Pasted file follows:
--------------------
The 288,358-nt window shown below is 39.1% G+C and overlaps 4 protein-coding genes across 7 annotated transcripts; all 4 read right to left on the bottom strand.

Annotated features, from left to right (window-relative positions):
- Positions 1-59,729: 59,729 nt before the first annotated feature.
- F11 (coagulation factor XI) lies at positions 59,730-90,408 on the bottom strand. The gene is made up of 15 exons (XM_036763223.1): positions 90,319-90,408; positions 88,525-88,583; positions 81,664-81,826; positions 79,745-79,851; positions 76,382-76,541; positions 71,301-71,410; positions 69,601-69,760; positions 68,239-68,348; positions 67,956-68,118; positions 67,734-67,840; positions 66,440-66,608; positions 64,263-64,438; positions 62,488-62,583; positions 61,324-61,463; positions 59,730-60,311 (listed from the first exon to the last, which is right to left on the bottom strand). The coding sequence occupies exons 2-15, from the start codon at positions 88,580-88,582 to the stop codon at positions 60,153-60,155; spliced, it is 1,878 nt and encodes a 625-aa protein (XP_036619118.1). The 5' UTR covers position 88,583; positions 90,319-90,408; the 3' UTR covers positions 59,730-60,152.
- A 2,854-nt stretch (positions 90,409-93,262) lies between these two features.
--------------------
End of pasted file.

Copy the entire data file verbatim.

The 288,358-nt window shown below is 39.1% G+C and overlaps 4 protein-coding genes across 7 annotated transcripts; all 4 read right to left on the bottom strand.

Annotated features, from left to right (window-relative positions):
- Positions 1-59,729: 59,729 nt before the first annotated feature.
- F11 (coagulation factor XI) lies at positions 59,730-90,408 on the bottom strand. The gene is made up of 15 exons (XM_036763223.1): positions 90,319-90,408; positions 88,525-88,583; positions 81,664-81,826; positions 79,745-79,851; positions 76,382-76,541; positions 71,301-71,410; positions 69,601-69,760; positions 68,239-68,348; positions 67,956-68,118; positions 67,734-67,840; positions 66,440-66,608; positions 64,263-64,438; positions 62,488-62,583; positions 61,324-61,463; positions 59,730-60,311 (listed from the first exon to the last, which is right to left on the bottom strand). The coding sequence occupies exons 2-15, from the start codon at positions 88,580-88,582 to the stop codon at positions 60,153-60,155; spliced, it is 1,878 nt and encodes a 625-aa protein (XP_036619118.1). The 5' UTR covers position 88,583; positions 90,319-90,408; the 3' UTR covers positions 59,730-60,152.
- A 2,854-nt stretch (positions 90,409-93,262) lies between these two features.